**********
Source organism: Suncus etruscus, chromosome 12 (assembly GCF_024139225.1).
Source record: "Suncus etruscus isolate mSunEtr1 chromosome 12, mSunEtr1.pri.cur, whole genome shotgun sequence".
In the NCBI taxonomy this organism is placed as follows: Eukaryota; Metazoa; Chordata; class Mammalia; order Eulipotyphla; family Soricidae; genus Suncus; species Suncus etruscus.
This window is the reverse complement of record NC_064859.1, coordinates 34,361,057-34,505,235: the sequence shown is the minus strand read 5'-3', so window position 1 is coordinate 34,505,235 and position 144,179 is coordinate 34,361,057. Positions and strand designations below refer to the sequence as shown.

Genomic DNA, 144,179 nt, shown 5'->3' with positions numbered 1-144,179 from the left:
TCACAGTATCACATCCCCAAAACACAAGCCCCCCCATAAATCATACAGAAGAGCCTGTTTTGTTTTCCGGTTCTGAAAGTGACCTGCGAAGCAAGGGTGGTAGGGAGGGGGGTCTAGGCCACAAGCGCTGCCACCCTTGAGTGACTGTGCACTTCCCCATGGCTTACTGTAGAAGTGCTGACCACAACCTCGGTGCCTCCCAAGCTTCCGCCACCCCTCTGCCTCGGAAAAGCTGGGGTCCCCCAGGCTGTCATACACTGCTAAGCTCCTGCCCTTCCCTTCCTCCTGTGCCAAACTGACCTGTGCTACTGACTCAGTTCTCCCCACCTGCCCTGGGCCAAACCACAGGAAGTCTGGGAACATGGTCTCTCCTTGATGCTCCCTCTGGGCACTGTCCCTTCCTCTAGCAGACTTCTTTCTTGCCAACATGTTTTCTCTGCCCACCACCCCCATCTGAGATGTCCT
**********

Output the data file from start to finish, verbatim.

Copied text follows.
Source organism: Suncus etruscus, chromosome 12 (assembly GCF_024139225.1).
Source record: "Suncus etruscus isolate mSunEtr1 chromosome 12, mSunEtr1.pri.cur, whole genome shotgun sequence".
In the NCBI taxonomy this organism is placed as follows: Eukaryota; Metazoa; Chordata; class Mammalia; order Eulipotyphla; family Soricidae; genus Suncus; species Suncus etruscus.
This window is the reverse complement of record NC_064859.1, coordinates 34,361,057-34,505,235: the sequence shown is the minus strand read 5'-3', so window position 1 is coordinate 34,505,235 and position 144,179 is coordinate 34,361,057. Positions and strand designations below refer to the sequence as shown.

Genomic DNA, 144,179 nt, shown 5'->3' with positions numbered 1-144,179 from the left:
TCACAGTATCACATCCCCAAAACACAAGCCCCCCCATAAATCATACAGAAGAGCCTGTTTTGTTTTCCGGTTCTGAAAGTGACCTGCGAAGCAAGGGTGGTAGGGAGGGGGGTCTAGGCCACAAGCGCTGCCACCCTTGAGTGACTGTGCACTTCCCCATGGCTTACTGTAGAAGTGCTGACCACAACCTCGGTGCCTCCCAAGCTTCCGCCACCCCTCTGCCTCGGAAAAGCTGGGGTCCCCCAGGCTGTCATACACTGCTAAGCTCCTGCCCTTCCCTTCCTCCTGTGCCAAACTGACCTGTGCTACTGACTCAGTTCTCCCCACCTGCCCTGGGCCAAACCACAGGAAGTCTGGGAACATGGTCTCTCCTTGATGCTCCCTCTGGGCACTGTCCCTTCCTCTAGCAGACTTCTTTCTTGCCAACATGTTTTCTCTGCCCACCACCCCCATCTGAGATGTCCT